In logical ordering of the world God created, the darkness must precede the light. We must endure the night to know the sunrise and warmth of a new day. This ordering extends to the extension of God’s mercy; our repentance leads to the light of the Lord’s mercy. Reading the words of the prophet Micah paints a vivid picture of this contrast. The Lord rebukes his children and follows it with the promises of mercy to be received by those who turn away from their sin. The greatest promise is a featured part of the Advent tradition,
But you, Bethlehem Ephrathah, though you are small among the clans of Judah, out of you will come for me one who will be ruler over Israel, whose origins are from of old, from ancient times. (v 5:2)
Mary too knew the sweet longing of anticipation. Carrying the precious gift she bore closer and closer to His birth, Mary was overwhelmed at the change that was about to take place in the world. She was perhaps at a point similar to those moments just before the crown of the sun breaks the horizon, when the purples mix with the deep blue and black of the night sky and the sliver of light pushes the sphere of darkness to the west; though many weeks would still pass the day of the birth of the Lord was nearer than farther! Her heart sang,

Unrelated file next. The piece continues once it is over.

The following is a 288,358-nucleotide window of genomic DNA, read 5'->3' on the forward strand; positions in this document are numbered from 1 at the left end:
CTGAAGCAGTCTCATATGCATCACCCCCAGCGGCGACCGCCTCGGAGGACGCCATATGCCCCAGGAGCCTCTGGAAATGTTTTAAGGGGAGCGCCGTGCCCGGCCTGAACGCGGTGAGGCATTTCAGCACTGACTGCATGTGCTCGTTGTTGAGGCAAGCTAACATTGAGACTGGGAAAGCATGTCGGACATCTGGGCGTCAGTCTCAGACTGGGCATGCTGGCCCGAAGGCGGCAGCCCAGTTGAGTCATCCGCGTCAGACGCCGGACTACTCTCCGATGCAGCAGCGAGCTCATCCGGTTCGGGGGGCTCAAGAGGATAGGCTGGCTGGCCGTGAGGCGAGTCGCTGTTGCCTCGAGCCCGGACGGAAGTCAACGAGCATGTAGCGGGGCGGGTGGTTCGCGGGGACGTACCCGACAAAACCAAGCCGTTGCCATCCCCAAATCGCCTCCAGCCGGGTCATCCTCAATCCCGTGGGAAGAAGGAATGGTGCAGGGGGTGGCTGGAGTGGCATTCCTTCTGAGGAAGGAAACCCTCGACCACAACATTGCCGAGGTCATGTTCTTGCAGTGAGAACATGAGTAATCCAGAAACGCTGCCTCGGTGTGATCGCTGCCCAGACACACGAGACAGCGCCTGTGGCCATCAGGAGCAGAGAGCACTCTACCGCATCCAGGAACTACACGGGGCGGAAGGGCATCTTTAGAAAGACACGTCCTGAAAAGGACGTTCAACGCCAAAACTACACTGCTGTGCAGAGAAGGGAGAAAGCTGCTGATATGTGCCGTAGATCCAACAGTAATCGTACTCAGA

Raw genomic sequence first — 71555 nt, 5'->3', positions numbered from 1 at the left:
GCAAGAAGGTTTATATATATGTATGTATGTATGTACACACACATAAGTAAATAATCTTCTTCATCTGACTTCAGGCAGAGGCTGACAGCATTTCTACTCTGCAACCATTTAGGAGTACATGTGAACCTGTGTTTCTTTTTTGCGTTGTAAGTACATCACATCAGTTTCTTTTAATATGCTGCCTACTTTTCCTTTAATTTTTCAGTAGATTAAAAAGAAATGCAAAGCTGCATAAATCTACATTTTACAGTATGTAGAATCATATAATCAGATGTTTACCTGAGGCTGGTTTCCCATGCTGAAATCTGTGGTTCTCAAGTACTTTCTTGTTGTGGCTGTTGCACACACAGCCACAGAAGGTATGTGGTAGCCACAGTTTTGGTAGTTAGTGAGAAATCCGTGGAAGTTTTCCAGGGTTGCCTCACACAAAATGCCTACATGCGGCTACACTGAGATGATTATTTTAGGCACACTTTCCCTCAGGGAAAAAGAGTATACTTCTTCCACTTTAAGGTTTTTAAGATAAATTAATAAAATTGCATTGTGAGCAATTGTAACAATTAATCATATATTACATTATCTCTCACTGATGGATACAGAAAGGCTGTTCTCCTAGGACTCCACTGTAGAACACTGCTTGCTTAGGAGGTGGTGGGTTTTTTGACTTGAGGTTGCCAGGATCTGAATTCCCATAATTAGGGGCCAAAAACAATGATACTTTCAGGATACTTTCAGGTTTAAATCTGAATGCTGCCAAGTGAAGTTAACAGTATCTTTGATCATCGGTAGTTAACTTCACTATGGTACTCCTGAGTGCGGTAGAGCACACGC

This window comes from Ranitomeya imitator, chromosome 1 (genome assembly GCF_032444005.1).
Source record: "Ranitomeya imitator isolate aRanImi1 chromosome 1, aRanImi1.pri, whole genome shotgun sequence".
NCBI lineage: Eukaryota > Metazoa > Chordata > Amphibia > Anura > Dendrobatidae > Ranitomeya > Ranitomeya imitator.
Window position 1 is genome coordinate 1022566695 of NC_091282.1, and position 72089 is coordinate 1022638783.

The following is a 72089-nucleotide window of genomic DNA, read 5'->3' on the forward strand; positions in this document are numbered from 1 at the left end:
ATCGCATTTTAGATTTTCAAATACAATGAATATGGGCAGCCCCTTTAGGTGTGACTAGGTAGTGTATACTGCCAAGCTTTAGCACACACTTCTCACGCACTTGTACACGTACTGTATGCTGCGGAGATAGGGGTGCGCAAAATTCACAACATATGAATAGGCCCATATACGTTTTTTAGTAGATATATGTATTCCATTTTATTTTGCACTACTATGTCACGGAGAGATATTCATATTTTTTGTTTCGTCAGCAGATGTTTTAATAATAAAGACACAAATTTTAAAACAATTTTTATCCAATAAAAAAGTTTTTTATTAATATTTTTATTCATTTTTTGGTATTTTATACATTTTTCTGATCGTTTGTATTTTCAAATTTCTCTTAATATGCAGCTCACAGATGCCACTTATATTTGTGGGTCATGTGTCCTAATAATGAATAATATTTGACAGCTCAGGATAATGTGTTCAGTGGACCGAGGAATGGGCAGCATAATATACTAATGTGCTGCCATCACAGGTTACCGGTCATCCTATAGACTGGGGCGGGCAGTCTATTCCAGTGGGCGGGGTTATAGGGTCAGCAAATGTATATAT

My soul glorifies the Lord and my spirit rejoices in God my Savior, for he has been mindful of the humble state of his servant. From now on all generations will call me blessed, for the Mighty One has done great things for me—holy is His name. (Lk vv 1:46b-49)
The day is near for us as well, rejoice for Immanuel!